# Shenzhen I/O: Color-Changing Vape Pen

Welcome back to china and our electronic building company. This time we got a contract with Cool Dad to make a color-changing vape pen – or rather millions for all his fans, so let’s see how we can implement that.

The specs here says that we will get a packet over radio which is either -999 which means that we should just sleep or it is four values with the meaning red, green, blue, duration. Which means the intensity of the 3 colors and the duration to hold it.

It also says that if we get a new instruction while we are currently running, we should override it. However, it only happens in the test set if the duration is 999. Otherwise it seems to run out.

## Structure of the solution

From the problem it is clear that we need 3 simple outputs to control the led. And this time we cannot use the DX300 trick. Because we need the value of the signal, not just 0 or 100. So we need at least to micro controllers.

I have chosen a solution that have the structure like this

So if we can build a color-changing vape pen with that structure, we would end at 8￥for the cost. I do know that there exists 6￥ solutions out there, but I haven’t been able to condense the problem into two MC4000.

## Coding a color-changing vape pen

The mc4000 code I chose as simple as I can.

```  slx x0
mov x0 p1
```

All it does, is to sleep until it receives something on the xbus and pass it on to p1 as a simple output.

The MC6000 is a little more tricky. The structure of that code is a little bigger. It goes something like

```Read the first value from x1
Test if the value is -999
if not then set the red led to that
read and set green and blue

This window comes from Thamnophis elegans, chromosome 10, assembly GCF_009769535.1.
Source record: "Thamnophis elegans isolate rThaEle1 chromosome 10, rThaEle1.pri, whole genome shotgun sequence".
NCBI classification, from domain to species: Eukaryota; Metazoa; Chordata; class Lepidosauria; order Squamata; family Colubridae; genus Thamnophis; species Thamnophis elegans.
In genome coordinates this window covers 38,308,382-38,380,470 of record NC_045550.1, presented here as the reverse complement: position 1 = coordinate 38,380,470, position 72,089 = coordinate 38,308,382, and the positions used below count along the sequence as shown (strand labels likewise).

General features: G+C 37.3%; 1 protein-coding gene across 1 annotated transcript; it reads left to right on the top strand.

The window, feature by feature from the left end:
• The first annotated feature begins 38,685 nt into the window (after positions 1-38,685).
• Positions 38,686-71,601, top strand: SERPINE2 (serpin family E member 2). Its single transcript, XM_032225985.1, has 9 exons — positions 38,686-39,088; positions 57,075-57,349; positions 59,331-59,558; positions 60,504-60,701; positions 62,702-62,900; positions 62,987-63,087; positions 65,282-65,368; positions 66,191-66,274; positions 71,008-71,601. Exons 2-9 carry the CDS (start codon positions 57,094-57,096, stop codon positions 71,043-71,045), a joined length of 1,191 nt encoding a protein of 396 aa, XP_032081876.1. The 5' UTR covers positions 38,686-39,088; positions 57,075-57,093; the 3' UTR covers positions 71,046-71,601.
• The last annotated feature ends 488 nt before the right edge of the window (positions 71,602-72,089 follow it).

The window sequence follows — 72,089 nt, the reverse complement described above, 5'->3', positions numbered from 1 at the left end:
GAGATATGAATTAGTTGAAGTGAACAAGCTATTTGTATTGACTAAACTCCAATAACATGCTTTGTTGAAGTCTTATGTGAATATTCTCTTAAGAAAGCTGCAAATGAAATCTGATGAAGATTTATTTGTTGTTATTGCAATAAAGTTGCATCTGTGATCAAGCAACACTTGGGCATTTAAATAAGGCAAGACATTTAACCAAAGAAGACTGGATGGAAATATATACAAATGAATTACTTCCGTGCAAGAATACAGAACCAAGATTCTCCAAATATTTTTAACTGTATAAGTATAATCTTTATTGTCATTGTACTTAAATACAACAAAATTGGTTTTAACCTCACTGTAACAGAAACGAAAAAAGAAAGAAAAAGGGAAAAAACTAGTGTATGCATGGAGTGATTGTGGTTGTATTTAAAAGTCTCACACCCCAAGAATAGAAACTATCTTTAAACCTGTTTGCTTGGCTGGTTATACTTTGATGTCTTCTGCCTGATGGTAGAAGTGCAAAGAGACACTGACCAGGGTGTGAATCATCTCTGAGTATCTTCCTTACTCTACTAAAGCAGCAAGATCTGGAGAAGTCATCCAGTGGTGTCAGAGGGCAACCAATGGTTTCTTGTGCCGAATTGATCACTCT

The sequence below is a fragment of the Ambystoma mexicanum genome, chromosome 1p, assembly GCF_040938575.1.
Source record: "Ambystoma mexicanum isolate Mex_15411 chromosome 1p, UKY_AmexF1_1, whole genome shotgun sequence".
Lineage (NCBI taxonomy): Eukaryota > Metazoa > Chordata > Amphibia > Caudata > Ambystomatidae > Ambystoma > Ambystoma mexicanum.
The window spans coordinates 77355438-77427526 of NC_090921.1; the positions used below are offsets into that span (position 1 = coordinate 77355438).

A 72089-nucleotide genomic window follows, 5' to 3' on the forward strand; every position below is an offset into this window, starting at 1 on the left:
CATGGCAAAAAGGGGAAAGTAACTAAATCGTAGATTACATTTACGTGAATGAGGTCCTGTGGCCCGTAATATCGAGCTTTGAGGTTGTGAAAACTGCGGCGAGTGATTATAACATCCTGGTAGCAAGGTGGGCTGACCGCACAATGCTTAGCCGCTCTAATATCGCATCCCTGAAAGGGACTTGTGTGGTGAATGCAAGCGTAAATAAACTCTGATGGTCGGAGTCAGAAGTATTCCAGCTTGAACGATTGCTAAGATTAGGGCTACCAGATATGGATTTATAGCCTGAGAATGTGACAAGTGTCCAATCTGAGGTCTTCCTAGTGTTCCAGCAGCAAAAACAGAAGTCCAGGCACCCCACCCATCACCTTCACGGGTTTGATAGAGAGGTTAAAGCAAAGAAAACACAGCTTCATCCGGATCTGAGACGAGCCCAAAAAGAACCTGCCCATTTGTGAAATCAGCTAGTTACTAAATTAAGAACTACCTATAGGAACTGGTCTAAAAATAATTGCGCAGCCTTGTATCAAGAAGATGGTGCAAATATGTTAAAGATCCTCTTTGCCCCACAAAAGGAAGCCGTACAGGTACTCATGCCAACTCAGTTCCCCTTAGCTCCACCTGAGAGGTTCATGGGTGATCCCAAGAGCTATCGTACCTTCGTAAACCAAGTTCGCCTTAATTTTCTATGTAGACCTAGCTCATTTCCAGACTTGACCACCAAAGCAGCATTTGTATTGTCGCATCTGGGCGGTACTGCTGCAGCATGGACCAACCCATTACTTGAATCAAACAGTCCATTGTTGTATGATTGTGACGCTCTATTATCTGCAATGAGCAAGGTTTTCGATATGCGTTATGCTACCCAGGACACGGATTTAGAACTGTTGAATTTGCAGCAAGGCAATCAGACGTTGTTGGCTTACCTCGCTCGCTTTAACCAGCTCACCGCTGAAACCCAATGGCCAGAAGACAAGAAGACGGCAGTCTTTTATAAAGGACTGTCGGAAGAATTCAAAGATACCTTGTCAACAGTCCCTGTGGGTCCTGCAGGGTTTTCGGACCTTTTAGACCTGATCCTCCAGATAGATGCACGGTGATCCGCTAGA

sleep for the duration specified unless it is 999
If 999 sleep 1 and try again
```

And how exactly do we fit that into 14 lines of code? Like this!

```  mov x1 dat
tgt dat -100
+ mov dat x0
+ mov x1 p1
+ mov x1 p0
+ mov x1 acc
+ tlt acc 999
+ slp acc
+ mov 0 p1
+ mov 0 p0
+ mov 0 x0
slp 1
```

It wasn’t until I started writing this post that I got the last bits and pieces sorted out for this problem. Among the issues was that I checked the acc every run through, instead of making that a condition I checked only when I set the leds. That last change cut the energy almost in half.

The solution looks like this once it is implemented

It solves the problem in

Cost: 8￥
Energy: 238
Lines of code: 14

Did you do it better? Can it be done better? I know it can be done at a lower cost, but I don’t know of solutions using less power or lines of code.

### Posted by Kristian

Parabellum

Hi Kristian,

Just to let you know that you can save one line (and its associated power) by clearing both P0 and P1 at the same time, using [ mov p0 p1 ] instead of [ mov 0 p0 / mov 0 p1 ]

(reading a port that was in write mode will reset it to 0)

sec1

the question is what happen for example if the pulse is 50 ? and you got a “packet” ?
that should fail in: slp acc…

Anon

What sec1 said seems to be true. There are only interrupts for 999 pulses during the test runs (as of today). If a packet was sent with 998 as pulse length, it would sleep for 998 steps and not accept another packet during that sleep. For the test to be robust, an interrupt for a shorter pulse length should have been added (to match the specs).

mister majister

What sec1 is true. If an incoming packet had a pulse length of anything less than 999, e.g. 50, that 50 step sleep couldn’t be interrupted. As of today, it works in game because the test runs only interrupt a packet if it had pulse length 999.

mister majister

awesome it works great! thanks a lot!

Chine

This solution is a hack that only works because of an oversight in the testing data. It does not meet the design requirements.